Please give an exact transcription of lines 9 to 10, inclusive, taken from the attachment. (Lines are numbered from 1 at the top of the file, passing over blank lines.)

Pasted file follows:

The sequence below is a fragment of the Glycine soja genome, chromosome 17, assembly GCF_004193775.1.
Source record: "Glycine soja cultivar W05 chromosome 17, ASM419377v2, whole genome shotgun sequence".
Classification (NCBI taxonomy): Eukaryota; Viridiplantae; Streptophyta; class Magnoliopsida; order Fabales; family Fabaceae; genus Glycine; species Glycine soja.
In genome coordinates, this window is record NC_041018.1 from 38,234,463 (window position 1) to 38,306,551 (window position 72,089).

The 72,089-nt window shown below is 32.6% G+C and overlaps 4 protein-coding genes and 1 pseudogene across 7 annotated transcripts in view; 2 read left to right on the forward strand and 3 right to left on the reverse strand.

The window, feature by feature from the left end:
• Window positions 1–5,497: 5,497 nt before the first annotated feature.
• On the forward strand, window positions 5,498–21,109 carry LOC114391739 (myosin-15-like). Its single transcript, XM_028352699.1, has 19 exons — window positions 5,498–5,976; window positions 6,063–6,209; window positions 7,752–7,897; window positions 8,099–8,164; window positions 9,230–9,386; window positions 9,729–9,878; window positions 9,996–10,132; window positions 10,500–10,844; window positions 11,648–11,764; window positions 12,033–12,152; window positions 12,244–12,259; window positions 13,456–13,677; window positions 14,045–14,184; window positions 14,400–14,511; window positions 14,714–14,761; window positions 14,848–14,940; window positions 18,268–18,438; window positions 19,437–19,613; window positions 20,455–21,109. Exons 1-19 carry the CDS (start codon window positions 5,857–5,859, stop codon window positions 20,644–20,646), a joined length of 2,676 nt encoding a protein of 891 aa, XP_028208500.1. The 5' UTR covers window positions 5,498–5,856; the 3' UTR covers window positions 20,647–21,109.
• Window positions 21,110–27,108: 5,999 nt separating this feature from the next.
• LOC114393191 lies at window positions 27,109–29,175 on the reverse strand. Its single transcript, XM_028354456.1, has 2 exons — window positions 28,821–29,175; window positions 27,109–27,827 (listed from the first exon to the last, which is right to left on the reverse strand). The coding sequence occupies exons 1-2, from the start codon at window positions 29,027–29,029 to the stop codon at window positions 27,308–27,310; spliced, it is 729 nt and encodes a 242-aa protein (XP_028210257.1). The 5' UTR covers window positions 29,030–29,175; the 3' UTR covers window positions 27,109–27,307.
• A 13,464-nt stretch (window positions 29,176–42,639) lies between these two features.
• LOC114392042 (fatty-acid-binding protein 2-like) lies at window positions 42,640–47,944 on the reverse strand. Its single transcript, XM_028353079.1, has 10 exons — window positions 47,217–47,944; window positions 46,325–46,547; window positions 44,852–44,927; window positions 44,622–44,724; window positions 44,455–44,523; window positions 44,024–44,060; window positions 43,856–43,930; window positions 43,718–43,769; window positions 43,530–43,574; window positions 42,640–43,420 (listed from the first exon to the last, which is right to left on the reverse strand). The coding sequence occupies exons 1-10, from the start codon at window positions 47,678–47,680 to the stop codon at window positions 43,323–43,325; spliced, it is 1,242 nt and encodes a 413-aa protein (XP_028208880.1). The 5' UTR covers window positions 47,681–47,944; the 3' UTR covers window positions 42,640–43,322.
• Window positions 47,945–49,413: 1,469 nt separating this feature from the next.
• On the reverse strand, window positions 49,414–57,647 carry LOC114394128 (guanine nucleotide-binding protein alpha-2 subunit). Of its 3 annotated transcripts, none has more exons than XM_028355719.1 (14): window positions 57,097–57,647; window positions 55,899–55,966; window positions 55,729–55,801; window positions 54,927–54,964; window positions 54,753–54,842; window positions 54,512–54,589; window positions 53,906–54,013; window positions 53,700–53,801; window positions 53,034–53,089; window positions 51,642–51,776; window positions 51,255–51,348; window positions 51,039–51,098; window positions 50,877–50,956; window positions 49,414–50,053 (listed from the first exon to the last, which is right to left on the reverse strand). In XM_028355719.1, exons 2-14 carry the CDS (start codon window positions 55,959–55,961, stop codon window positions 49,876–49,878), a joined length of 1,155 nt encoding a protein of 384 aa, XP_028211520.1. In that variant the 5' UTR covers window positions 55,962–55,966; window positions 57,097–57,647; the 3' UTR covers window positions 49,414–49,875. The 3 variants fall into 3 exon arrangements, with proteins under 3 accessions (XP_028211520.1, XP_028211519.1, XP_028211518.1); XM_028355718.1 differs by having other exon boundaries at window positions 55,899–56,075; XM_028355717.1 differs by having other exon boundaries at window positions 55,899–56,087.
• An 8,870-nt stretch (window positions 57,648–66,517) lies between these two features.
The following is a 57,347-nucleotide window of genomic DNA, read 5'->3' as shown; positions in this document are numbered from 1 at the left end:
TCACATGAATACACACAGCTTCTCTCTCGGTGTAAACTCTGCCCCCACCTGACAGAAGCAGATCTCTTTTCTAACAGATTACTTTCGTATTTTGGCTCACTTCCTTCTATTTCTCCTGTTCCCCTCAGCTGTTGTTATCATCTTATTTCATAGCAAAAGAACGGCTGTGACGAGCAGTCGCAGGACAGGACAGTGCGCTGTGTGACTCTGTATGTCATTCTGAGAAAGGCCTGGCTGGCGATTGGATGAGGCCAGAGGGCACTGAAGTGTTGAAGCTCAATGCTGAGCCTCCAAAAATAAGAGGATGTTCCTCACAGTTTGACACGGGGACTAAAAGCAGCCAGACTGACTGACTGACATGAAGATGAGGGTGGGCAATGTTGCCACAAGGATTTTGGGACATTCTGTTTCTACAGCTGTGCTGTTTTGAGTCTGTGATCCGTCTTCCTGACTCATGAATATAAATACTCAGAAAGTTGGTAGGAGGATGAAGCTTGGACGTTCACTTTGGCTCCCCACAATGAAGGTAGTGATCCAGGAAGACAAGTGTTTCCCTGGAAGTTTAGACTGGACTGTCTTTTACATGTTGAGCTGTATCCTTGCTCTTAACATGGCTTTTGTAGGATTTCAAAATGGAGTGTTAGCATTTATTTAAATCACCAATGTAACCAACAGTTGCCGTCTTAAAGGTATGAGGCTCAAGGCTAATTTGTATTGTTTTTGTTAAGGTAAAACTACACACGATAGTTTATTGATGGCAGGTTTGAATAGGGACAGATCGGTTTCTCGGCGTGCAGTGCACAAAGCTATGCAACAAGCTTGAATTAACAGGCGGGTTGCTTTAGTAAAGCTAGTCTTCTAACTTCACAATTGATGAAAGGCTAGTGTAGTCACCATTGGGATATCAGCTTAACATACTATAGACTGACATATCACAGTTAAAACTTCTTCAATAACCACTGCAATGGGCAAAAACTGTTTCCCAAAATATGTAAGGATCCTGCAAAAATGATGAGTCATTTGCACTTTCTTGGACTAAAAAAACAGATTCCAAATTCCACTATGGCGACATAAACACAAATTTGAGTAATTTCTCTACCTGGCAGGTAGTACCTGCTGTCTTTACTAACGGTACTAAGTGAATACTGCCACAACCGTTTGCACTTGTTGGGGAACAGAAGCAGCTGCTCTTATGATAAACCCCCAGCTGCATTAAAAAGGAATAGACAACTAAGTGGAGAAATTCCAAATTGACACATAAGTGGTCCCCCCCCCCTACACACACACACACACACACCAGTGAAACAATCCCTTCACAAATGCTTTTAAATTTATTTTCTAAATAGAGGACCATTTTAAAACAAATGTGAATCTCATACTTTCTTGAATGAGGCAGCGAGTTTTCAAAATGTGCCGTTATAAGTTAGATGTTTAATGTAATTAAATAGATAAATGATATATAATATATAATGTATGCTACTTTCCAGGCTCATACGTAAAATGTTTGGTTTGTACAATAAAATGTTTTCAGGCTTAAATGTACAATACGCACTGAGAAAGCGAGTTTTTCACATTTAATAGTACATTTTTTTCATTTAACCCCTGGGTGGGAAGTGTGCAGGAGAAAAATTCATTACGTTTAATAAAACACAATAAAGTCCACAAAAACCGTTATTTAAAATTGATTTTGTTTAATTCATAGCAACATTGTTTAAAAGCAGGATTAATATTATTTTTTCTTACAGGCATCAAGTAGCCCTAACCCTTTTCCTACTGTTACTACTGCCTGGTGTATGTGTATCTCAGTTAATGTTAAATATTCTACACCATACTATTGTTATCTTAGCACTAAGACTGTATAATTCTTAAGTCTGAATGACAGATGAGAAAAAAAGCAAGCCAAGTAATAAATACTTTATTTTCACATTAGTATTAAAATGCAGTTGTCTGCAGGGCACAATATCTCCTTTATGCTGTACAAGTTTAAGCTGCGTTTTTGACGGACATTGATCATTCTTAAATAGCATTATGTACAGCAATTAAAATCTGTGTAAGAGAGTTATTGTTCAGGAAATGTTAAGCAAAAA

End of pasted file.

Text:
• Window positions 21,110–27,108: 5,999 nt separating this feature from the next.
• LOC114393191 lies at window positions 27,109–29,175 on the reverse strand. Its single transcript, XM_028354456.1, has 2 exons — window positions 28,821–29,175; window positions 27,109–27,827 (listed from the first exon to the last, which is right to left on the reverse strand). The coding sequence occupies exons 1-2, from the start codon at window positions 29,027–29,029 to the stop codon at window positions 27,308–27,310; spliced, it is 729 nt and encodes a 242-aa protein (XP_028210257.1). The 5' UTR covers window positions 29,030–29,175; the 3' UTR covers window positions 27,109–27,307.